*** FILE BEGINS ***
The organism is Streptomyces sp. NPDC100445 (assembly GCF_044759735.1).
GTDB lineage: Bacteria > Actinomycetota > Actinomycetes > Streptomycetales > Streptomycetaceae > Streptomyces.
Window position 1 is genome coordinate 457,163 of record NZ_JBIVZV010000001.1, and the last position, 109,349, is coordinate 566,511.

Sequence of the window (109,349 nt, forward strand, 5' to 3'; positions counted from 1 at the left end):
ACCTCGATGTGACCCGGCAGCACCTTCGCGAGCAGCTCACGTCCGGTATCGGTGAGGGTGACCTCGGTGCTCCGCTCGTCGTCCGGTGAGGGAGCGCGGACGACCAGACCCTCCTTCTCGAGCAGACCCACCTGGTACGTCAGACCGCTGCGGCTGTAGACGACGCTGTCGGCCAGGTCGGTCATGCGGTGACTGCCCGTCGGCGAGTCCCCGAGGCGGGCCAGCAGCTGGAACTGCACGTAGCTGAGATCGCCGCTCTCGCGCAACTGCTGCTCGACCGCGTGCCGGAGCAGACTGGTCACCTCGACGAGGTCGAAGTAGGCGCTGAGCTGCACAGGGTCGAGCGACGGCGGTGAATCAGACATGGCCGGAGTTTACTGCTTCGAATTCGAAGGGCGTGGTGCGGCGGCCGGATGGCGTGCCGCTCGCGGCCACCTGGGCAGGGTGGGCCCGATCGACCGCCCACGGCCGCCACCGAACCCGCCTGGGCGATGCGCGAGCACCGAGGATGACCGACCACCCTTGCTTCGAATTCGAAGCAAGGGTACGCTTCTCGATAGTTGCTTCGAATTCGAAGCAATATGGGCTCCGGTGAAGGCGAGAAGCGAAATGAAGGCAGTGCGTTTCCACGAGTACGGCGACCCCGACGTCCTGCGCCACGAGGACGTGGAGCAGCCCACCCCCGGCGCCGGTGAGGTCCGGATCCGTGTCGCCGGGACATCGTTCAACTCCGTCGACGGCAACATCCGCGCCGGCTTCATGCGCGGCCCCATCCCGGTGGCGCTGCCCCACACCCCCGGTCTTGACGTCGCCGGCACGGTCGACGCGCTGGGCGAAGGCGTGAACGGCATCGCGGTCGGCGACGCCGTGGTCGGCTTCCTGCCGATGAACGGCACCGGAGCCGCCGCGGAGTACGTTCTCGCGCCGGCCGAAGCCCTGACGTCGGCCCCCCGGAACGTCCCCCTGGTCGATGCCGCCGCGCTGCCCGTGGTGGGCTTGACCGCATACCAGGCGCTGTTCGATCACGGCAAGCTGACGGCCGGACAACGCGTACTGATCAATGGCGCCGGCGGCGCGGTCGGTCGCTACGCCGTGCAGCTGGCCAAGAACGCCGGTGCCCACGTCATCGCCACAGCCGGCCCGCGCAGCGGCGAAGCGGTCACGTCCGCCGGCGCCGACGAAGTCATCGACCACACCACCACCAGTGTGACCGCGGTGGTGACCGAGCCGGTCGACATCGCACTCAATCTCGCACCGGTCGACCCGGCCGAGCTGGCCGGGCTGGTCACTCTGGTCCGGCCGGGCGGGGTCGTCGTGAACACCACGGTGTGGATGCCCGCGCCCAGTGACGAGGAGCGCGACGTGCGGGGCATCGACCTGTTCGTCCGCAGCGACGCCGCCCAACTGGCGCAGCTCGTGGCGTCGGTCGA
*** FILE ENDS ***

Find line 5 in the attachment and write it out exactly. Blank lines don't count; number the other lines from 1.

ACCTCGATGTGACCCGGCAGCACCTTCGCGAGCAGCTCACGTCCGGTATCGGTGAGGGTGACCTCGGTGCTCCGCTCGTCGTCCGGTGAGGGAGCGCGGACGACCAGACCCTCCTTCTCGAGCAGACCCACCTGGTACGTCAGACCGCTGCGGCTGTAGACGACGCTGTCGGCCAGGTCGGTCATGCGGTGACTGCCCGTCGGCGAGTCCCCGAGGCGGGCCAGCAGCTGGAACTGCACGTAGCTGAGATCGCCGCTCTCGCGCAACTGCTGCTCGACCGCGTGCCGGAGCAGACTGGTCACCTCGACGAGGTCGAAGTAGGCGCTGAGCTGCACAGGGTCGAGCGACGGCGGTGAATCAGACATGGCCGGAGTTTACTGCTTCGAATTCGAAGGGCGTGGTGCGGCGGCCGGATGGCGTGCCGCTCGCGGCCACCTGGGCAGGGTGGGCCCGATCGACCGCCCACGGCCGCCACCGAACCCGCCTGGGCGATGCGCGAGCACCGAGGATGACCGACCACCCTTGCTTCGAATTCGAAGCAAGGGTACGCTTCTCGATAGTTGCTTCGAATTCGAAGCAATATGGGCTCCGGTGAAGGCGAGAAGCGAAATGAAGGCAGTGCGTTTCCACGAGTACGGCGACCCCGACGTCCTGCGCCACGAGGACGTGGAGCAGCCCACCCCCGGCGCCGGTGAGGTCCGGATCCGTGTCGCCGGGACATCGTTCAACTCCGTCGACGGCAACATCCGCGCCGGCTTCATGCGCGGCCCCATCCCGGTGGCGCTGCCCCACACCCCCGGTCTTGACGTCGCCGGCACGGTCGACGCGCTGGGCGAAGGCGTGAACGGCATCGCGGTCGGCGACGCCGTGGTCGGCTTCCTGCCGATGAACGGCACCGGAGCCGCCGCGGAGTACGTTCTCGCGCCGGCCGAAGCCCTGACGTCGGCCCCCCGGAACGTCCCCCTGGTCGATGCCGCCGCGCTGCCCGTGGTGGGCTTGACCGCATACCAGGCGCTGTTCGATCACGGCAAGCTGACGGCCGGACAACGCGTACTGATCAATGGCGCCGGCGGCGCGGTCGGTCGCTACGCCGTGCAGCTGGCCAAGAACGCCGGTGCCCACGTCATCGCCACAGCCGGCCCGCGCAGCGGCGAAGCGGTCACGTCCGCCGGCGCCGACGAAGTCATCGACCACACCACCACCAGTGTGACCGCGGTGGTGACCGAGCCGGTCGACATCGCACTCAATCTCGCACCGGTCGACCCGGCCGAGCTGGCCGGGCTGGTCACTCTGGTCCGGCCGGGCGGGGTCGTCGTGAACACCACGGTGTGGATGCCCGCGCCCAGTGACGAGGAGCGCGACGTGCGGGGCATCGACCTGTTCGTCCGCAGCGACGCCGCCCAACTGGCGCAGCTCGTGGCGTCGGTCGA